The Critic: Whatever. A lot of your programs also involve multiple low-rep sets. But everyone knows that you need 8-12 reps to be in the hypertrophy zone. Duh. You'd think a "professional" like you would figure that out!
Waterbury: Hmm, well, a "professional" like me has figured out that people often respond best to what they haven't been doing. Since most people don't perform 8 or 10 sets of low reps with a large load, I advocate such parameters for the majority of T-Nation readers.
If the dogma of bodybuilding was to perform 8 sets of 3 reps, you'd hear me extolling the virtues of 8-12 rep sets. It's as simple as that.
The Critic: What are your stats anyway? Do you even work out or are you one of those "all mouth, no muscle" types?
Waterbury: My stats? Are you referring to me standing or lying horizontal?
Just like the "who do you train?" question, I don't think my aesthetic stats matter. I'm a performance coach and that's my market, so my athletic stats might matter to some people. And no one has the ability to intuitively know how well I can perform by simply looking at me.
Second, whether I can deadlift 700 pounds or 400 pounds isn't as important as knowing how much I improved my initial performance. Bill Kazmier said the first time he trained the deadlift he pulled something like 500 pounds. And this was as a teenager! Now imagine if he'd been strength training for the following six years and his deadlift performance went up to 600 pounds. If he told people on the street that he could deadlift 600 pounds, they'd think it's outstanding. But it wouldn't be outstanding because his theoretical six-year gain from baseline would've only been 20%.
Now, compare that to a guy who could only pull 185 his first time, and who improved his performance up to 400 pounds after 18 months of training. Which is more impressive?
Now, let me apply a similar thought process to my physique. Why are my aesthetics so important? What's most important is how much I've improved over the 6'3", 165 pound weakling that I started with.
And what if I got sick and was bedridden for three months? Would I be a less effective coach after I got out of the hospital because I lost muscle and gained fat while sick?
The only measurements that are relevant to a coach is how big his brain is and what kind of results he gets with his clients. What's not important is how big his biceps are.
If I positioned myself as a bodybuilding coach, my aesthetics might play a bigger role because a bodybuilder wins or loses based on how he looks, nothing more. Athletes don't win fights, games, or medals based on how they look. Does Fedor look like a bodybuilder? Hell no, but he's one of the baddest mothers to ever compete in mixed martial arts.
I have a friend who watches UFC fights but he really knows nothing about training and performance. After the second Ortiz/Shamrock match, he said to me, "How could Shamrock have lost? He looked much more ripped than Ortiz!" That's a scary thought process right there.
I've spent the last few years using myself as a crash test dummy. I've fluctuated between many different weights and body fat percentages. My highest weight was around 290, but my body fat was in the mid to upper teens. I simply wanted to know how it felt to be that big. But it wasn't long before I realized that I didn't like carrying around that much weight.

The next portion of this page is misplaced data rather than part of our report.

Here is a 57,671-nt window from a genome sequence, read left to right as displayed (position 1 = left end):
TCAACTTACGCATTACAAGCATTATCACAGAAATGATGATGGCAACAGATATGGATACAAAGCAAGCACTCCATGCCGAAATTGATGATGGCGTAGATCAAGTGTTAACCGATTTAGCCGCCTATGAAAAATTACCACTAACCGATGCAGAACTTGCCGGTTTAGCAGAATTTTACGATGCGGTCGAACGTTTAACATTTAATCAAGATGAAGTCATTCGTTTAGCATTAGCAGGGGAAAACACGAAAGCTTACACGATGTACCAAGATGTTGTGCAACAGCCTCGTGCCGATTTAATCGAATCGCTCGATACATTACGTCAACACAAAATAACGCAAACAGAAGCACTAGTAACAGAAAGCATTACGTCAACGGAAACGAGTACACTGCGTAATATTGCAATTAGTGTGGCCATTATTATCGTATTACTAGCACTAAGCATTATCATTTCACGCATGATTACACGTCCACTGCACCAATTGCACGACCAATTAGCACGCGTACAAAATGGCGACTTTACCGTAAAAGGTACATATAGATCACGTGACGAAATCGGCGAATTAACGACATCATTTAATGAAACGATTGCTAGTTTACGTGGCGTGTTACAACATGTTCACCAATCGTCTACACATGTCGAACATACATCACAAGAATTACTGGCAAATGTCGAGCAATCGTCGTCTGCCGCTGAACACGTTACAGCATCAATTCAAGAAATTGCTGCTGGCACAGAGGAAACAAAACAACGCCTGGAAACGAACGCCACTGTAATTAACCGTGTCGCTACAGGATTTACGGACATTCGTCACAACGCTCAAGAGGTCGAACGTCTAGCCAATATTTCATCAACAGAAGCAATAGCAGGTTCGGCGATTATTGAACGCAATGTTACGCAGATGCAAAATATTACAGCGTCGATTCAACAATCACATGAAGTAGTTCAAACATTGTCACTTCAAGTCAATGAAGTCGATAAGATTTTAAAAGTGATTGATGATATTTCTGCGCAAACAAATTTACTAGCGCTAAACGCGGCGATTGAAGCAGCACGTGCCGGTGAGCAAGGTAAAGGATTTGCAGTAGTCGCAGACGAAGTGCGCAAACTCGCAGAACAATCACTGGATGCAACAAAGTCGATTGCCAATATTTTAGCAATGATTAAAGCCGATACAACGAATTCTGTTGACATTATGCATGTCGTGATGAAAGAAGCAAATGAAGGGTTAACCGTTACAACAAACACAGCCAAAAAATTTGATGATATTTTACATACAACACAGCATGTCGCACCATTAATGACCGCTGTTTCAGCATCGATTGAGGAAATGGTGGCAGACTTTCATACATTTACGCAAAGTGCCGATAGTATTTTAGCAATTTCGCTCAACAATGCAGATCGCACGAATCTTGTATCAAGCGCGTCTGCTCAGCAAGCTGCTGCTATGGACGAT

Now I'm at my ideal weight and body fat percentage and I maintain a lean physique year-round. And most important, my strength, stamina, and mobility are at an all-time high.
The Critic: Looks to me like you're jacked up on steroids. Fess up.
Waterbury: I've never taken any steroids. I don't need to. I know how to train. If I wanted twenty more pounds of muscle, I'd have it. But I don't because my current proportions and fitness levels allow me to excel in the sports that interest me – mainly fighting.
And the thought of me on steroids, training the way I do, and listening to Slayer kinda frightens me. After all, I might become a raging lunatic because everyone who takes steroids is a menace to society, right? Well, that's what the news media tells me so it must be true. I don't need that kind of added stress in my life!
The Critic: Speaking of stress, what was up with that bimbo training article of yours? You're just trying to piss people off, aren't you?
Waterbury: Ah yes, Sexy Female Training. I wondered when you, in all your criticalness, were going to bring that up.
Then again, maybe you're referring to my position on total body training? Or maybe you're referring to my position on failure training? Or maybe you're referring to the fact that I say most people should focus on the nervous system instead of the muscles? Or maybe you're referring to my unrelenting talk of guns, whores, and booze?
The "Sexy Female Training" article got totally blown out of proportion because no one cared to look at the actual program. Thankfully, someone made a post and brought it to light. That's good because I'm not here to point out the obvious.
That program is tough! If I would've posted pictures of one of my strength athletes doing those same exercises with a rusty barbell, no one would've made those comments about the program. But the fact that I chose to post pictures of a female doing bodyweight versions of many of the exercises made people assume that it was a pussy workout (no pun intended).
I'd love to do a test where I take "experienced" guys and put them on the SFT program. I bet 80% of them wouldn't even make it through, much less make it through without puking.
The Critic: That's probably true. You still need a haircut though, punk. Thanks for talking to the Critic today, Chad. It's been your privilege.